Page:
A 1919 bill approved by a House committee would have given Native Americans full citizenship rights. Alas, it took another five years to be enacted into law.

It is the position of those Indians who have attained citizenship after an arduous struggle for their rights that the shackles of paternalism have been on their race long enough. On the average, they say, the Indian is just as well equipped to look after himself as is the man of any other strain. Sometimes, they add, he is much better equipped than many of the aliens who have in recent years landed on these shores.

And needless to say, the 1919 headline referring to “the red man” is certainly anachronistic to modern ears.

The article also mentions that the Native American population at the time was 336,243, or about 0.3% of the U.S. population.

Since that time, the group’s percentage of the population has at minimum tripled. The 2010 Census had the “American Indian and Native Alaskan alone” population at 2.9 million, or 0.9% of the population. If including people who listed themselves as American Indian or Native Alaskan in combination with other races, the number rises to 5.2 million, or 1.7% of the population.

Rep. Charles D. Carter (D-OK3) introduced the 1919 bill, which passed the House Committee on Indian Affairs. But it would take another five years until the Indian Citizenship Act would become law, after being introduced by Rep. Homer P. Snyder (R-NY33) — hence the law’s colloquial name of the Snyder Act.

However, many states kept dragging their feet for decades afterwards. New Mexico became the last state to allow Native Americans to vote in 1962.

In fact, a number of racist federal laws dealing with Native Americans are still technically on the books today. These include laws which allow for forced labor of Native Americans and for the president to unilaterally declare any federal government treaty with a tribe as null and void.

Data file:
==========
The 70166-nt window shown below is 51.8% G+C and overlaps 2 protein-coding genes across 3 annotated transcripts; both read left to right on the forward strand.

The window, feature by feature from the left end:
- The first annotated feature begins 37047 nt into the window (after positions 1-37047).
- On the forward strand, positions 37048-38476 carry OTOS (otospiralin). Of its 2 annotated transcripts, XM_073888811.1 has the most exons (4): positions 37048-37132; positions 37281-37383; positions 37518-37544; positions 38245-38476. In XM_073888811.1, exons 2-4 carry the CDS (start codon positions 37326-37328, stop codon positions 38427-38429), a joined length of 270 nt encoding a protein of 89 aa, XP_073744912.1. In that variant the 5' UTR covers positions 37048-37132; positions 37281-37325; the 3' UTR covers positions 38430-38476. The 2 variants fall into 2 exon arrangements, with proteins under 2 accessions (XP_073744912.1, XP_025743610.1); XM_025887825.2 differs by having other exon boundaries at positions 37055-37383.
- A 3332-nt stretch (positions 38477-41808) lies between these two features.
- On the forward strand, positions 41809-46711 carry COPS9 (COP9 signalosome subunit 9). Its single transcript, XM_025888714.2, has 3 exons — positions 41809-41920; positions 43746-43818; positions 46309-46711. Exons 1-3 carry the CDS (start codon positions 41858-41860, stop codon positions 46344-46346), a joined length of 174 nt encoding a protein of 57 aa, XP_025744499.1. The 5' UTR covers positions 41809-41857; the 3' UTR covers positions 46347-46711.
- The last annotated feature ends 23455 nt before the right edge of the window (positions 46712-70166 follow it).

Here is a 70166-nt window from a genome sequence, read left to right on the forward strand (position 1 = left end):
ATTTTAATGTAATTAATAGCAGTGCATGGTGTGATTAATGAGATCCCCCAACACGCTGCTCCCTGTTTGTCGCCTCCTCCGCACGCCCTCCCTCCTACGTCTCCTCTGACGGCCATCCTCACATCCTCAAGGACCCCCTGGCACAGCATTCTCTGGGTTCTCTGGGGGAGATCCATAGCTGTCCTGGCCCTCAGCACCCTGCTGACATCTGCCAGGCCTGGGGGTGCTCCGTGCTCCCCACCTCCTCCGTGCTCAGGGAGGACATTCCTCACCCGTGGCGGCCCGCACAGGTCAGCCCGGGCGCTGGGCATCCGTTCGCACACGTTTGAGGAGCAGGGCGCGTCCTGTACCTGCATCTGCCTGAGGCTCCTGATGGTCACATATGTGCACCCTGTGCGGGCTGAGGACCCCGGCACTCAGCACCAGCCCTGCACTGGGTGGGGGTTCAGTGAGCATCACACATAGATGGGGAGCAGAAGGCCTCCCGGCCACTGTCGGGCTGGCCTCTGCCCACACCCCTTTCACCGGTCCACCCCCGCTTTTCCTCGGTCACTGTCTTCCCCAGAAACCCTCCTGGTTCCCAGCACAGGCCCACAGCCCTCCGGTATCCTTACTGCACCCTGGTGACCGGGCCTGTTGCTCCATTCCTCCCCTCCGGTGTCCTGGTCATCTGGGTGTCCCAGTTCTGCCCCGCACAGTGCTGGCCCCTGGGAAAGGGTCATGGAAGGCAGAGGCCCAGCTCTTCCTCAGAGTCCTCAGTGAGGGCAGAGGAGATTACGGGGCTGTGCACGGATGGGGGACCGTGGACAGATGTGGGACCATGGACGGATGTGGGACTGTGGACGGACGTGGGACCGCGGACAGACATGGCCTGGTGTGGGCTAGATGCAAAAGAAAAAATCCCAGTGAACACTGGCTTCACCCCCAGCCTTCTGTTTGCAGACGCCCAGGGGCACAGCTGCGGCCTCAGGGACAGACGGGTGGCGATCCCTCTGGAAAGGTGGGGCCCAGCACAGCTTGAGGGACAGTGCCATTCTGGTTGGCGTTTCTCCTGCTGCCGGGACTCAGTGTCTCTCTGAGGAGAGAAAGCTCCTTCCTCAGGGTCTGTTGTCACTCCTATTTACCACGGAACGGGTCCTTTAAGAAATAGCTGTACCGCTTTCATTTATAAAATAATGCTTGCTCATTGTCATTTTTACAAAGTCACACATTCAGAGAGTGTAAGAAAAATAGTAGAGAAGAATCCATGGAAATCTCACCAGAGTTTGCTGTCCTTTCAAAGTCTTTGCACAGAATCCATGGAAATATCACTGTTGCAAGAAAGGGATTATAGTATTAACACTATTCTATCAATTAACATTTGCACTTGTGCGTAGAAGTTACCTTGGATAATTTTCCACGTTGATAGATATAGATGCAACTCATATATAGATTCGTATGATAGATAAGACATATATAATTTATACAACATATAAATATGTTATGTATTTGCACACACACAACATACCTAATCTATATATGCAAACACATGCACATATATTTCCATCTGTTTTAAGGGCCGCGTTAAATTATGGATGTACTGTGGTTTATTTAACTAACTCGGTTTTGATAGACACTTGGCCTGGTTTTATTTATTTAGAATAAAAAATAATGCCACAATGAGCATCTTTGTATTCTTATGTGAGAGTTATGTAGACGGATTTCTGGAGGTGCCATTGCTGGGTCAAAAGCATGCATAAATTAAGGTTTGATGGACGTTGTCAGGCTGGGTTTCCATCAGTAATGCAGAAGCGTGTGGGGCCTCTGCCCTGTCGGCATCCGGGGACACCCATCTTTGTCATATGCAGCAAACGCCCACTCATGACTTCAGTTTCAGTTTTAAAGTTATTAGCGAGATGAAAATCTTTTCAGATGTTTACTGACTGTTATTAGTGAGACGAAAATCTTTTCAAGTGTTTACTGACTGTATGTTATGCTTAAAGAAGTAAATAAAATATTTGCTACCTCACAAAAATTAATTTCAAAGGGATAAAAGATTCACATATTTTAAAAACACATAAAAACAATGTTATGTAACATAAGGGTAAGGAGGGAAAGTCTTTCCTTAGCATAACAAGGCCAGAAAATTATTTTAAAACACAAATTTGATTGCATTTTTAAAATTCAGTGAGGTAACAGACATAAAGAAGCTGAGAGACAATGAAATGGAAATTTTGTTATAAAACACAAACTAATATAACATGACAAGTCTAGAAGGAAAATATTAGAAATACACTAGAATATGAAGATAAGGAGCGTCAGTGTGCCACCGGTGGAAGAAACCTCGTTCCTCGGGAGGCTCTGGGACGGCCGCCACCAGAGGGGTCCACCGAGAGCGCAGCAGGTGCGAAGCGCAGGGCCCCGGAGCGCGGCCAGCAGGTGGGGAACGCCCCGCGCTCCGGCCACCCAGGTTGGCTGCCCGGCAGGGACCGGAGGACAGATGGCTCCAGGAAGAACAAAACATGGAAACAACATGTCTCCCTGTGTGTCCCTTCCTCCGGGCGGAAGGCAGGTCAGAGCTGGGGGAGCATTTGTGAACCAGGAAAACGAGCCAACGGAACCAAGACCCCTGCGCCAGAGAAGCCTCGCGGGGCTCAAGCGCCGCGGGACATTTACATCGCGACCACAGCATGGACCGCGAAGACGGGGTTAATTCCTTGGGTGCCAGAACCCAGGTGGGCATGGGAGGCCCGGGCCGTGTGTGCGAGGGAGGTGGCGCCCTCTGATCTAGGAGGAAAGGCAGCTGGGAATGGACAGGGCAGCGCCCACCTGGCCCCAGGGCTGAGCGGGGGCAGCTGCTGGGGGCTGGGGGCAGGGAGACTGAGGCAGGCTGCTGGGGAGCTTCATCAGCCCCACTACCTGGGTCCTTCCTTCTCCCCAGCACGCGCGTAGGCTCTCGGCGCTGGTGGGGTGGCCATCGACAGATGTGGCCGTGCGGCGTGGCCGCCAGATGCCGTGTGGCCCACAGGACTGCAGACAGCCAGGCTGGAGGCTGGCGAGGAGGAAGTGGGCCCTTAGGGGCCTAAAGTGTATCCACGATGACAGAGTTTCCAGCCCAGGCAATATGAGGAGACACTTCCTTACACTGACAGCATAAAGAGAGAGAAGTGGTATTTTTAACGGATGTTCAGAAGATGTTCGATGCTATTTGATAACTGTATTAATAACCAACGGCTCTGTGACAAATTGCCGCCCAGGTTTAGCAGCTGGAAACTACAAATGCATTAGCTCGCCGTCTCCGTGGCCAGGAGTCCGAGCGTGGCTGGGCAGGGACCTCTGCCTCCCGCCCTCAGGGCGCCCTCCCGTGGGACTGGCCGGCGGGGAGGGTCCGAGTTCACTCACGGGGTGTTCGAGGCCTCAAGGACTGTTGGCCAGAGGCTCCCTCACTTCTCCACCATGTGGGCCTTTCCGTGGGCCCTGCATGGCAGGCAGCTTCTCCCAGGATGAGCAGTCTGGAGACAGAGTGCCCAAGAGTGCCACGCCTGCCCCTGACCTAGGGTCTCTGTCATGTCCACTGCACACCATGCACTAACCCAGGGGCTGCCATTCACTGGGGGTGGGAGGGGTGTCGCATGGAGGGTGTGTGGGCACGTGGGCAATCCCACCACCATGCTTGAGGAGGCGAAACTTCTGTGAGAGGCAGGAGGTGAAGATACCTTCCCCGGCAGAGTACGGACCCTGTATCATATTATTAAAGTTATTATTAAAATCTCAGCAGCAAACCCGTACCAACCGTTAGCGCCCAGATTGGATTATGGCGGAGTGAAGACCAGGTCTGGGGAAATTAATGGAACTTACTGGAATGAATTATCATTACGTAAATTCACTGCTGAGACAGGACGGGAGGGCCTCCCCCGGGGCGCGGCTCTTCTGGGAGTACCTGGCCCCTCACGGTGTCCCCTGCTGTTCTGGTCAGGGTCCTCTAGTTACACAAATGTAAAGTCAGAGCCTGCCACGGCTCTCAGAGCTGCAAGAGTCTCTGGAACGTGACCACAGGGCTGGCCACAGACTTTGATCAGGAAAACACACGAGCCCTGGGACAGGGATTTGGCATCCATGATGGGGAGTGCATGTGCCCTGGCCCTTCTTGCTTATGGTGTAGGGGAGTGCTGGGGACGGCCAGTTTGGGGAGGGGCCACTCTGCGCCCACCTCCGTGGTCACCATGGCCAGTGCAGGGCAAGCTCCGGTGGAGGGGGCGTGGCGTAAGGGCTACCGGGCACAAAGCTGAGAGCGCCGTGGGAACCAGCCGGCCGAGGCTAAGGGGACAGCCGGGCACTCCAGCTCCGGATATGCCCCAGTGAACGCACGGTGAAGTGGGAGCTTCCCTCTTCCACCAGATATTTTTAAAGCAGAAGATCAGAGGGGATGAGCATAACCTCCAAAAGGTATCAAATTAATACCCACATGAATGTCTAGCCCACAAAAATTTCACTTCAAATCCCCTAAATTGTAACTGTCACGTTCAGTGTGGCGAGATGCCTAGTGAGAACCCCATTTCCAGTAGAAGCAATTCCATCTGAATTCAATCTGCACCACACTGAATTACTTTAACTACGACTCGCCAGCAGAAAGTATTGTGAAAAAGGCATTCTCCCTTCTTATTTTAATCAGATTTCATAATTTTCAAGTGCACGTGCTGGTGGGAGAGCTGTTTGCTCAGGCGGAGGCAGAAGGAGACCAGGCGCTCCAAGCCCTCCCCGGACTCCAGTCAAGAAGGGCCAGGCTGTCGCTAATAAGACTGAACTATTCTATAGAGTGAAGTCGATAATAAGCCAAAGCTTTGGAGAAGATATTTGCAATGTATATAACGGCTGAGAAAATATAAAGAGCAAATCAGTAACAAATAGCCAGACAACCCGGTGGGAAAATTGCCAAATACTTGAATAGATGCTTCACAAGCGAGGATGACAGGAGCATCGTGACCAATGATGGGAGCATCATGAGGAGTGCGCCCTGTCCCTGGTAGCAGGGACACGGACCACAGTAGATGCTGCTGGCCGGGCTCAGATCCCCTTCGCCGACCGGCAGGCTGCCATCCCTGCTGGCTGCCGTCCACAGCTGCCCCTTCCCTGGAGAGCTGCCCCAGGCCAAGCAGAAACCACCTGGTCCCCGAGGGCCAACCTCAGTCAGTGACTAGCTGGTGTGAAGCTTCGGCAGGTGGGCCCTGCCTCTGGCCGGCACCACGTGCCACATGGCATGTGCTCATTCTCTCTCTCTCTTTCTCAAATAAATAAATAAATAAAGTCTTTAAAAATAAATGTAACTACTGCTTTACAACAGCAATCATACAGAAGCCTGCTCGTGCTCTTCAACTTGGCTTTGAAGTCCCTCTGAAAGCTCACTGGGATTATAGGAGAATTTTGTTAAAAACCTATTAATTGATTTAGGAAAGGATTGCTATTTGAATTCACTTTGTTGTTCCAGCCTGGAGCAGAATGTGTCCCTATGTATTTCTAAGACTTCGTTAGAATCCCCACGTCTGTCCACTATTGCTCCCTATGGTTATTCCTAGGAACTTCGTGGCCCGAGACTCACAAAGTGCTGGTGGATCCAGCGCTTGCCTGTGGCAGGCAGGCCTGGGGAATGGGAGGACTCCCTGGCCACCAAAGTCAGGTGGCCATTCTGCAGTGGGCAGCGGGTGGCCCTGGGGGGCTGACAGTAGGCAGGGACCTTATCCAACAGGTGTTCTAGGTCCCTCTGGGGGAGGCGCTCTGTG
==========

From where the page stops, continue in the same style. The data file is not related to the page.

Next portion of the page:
Just this week, I wrote an article for GovTrack Insider about the RESPECT Act, which would repeal all or part of 11 such laws. It’s bipartisan legislation with the full title Repealing Existing Substandard Provisions Encouraging Conciliation with Tribes (RESPECT) Act.

Self-Determination for American Red Man: Native Race Proposed for Full Citizenship in a Bill Now Before Congress (PDF)

Published: Sunday, August 10, 1919

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Written by Jesse

August 7th, 2019 at 1:57 pm

Posted in Debate,Politics

Recalcitrant Rhode Island

Only three states didn’t ratify the 18th Amendment establishing Prohibition, before it went into effect: Connecticut, New Jersey, and Rhode Island. As Prohibition was about to take effect, Rhode Island considered disobeying it.

A few months after this June 1919 article, the state attempted to do just that. In December 1919, the state’s Attorney General Herbert Rice filed a lawsuit seeking to declare the 18th Amendment unconstitutional. Historian David Kyvig summarizes Rice’s argument before the U.S. Supreme Court:

Attorney General Rice began by arguing that the amendment invaded the sovereignty of Rhode Island and her people, an invasion not contemplated by the amending clause of the Constitution. Rhode Island had not ratified the Eighteenth Amendment. The amending power, Rice contended, was provided to allow for the correction of errors in the fundamental instrument of government. The first ten amendments were adopted to insure against the encroachment by the federal government upon state functions and powers. If the amending power were to be construed as to allow any type of amendment, the boundary between federal and state authority could be shifted at will, and the people of a state would be at the mercy of others in matters of political institutions and personal rights.

His argument fell on deaf ears, with the Supreme Court upholding Prohibition unanimously.

Recalcitrant Rhode Island (PDF)

Published: Sunday, June 29, 1919

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June 30th, 2019 at 10:23 am

Posted in Politics

Women as ‘Permanent Peacemakers’

Paris issued 3.125 million bonds to help pay off its WWI debt, and they were dispensed by random through a giant wheel — a wheel of fortune. No word on whether Pat Sajak announced the results.

The Civil Governor of Paris at the time explained to a local engineer: